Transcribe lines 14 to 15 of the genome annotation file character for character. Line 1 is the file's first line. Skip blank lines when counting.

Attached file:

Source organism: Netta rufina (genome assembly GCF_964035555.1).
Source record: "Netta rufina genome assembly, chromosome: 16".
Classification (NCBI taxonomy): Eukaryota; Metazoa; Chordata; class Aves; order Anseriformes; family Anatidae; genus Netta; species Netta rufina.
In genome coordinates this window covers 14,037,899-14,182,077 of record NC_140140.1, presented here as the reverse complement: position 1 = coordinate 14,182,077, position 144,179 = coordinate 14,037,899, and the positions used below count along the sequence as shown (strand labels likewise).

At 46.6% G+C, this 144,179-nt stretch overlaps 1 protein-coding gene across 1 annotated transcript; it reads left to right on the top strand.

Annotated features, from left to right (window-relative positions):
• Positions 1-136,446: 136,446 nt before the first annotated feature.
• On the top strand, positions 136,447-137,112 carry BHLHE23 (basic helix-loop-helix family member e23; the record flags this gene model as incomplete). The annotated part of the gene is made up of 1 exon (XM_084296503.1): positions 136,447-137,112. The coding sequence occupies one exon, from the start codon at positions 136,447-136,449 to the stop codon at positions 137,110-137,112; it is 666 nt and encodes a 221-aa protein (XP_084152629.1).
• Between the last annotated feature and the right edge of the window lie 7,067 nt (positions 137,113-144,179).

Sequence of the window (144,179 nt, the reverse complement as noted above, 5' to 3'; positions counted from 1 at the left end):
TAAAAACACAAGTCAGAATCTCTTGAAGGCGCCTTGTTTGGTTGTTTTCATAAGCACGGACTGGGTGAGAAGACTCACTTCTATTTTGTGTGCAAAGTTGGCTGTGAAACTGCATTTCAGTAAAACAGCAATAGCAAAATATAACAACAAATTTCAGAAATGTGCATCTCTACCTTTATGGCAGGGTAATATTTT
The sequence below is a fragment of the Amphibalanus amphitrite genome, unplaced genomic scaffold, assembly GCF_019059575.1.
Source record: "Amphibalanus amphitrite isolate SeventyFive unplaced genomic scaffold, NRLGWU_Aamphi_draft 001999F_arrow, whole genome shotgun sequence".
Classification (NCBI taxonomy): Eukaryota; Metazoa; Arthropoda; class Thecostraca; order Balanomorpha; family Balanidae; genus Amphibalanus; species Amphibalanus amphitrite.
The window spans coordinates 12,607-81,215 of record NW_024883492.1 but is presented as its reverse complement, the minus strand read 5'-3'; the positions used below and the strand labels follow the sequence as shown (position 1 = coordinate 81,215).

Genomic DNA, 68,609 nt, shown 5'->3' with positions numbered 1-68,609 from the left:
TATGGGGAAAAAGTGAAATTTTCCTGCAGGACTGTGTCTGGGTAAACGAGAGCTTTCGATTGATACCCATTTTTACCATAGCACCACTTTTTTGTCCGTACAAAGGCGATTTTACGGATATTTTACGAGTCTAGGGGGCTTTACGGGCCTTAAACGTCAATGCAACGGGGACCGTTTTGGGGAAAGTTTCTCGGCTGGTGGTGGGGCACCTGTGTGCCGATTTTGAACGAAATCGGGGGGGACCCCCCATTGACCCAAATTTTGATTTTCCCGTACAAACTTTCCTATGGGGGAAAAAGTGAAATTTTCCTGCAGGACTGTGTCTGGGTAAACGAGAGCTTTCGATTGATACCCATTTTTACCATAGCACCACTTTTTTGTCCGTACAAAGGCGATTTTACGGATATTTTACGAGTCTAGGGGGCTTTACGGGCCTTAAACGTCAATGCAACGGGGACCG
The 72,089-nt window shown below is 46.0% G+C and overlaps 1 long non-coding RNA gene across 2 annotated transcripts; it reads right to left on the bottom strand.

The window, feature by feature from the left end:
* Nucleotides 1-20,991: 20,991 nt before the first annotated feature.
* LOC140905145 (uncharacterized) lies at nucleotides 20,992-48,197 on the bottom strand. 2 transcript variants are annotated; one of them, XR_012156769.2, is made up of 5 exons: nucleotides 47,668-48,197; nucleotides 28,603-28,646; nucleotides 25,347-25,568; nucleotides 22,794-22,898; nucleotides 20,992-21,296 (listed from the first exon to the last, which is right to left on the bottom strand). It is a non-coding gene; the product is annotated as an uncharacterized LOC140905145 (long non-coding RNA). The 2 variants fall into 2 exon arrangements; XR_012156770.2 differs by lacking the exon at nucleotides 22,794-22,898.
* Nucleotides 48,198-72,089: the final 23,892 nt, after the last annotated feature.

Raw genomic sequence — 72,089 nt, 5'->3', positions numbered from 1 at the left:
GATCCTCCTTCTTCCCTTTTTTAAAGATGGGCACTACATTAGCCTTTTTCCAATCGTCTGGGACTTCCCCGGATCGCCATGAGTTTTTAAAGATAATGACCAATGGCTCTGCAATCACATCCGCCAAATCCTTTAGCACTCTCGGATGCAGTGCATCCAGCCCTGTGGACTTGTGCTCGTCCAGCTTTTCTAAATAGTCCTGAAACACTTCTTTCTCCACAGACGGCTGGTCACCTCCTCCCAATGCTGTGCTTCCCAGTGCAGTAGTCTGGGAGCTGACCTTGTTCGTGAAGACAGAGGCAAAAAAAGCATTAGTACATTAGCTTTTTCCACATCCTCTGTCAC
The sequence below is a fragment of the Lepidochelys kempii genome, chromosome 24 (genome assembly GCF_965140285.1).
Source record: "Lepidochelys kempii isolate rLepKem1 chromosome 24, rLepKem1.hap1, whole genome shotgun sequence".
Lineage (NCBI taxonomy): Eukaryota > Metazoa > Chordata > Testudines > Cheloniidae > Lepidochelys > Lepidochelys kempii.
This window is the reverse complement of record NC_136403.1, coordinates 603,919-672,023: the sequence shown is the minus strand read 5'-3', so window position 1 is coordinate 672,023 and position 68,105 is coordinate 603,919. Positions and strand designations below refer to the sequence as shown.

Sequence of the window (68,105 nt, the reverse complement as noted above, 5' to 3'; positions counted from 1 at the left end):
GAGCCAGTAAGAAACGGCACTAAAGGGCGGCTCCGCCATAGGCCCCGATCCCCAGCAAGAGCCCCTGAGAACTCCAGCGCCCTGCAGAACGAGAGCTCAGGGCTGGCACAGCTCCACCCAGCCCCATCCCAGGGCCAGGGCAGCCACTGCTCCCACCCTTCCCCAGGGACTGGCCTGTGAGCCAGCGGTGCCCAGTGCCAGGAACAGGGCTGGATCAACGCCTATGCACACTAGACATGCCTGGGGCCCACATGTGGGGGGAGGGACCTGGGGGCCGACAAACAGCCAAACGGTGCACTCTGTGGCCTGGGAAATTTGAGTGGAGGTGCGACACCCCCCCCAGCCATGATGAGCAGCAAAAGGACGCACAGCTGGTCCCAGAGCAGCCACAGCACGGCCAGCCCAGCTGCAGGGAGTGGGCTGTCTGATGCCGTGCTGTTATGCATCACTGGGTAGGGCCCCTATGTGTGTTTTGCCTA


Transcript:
Classification (NCBI taxonomy): Eukaryota; Metazoa; Arthropoda; class Thecostraca; order Balanomorpha; family Balanidae; genus Amphibalanus; species Amphibalanus amphitrite.
The window spans coordinates 12,607-81,215 of record NW_024883492.1 but is presented as its reverse complement, the minus strand read 5'-3'; the positions used below and the strand labels follow the sequence as shown (position 1 = coordinate 81,215).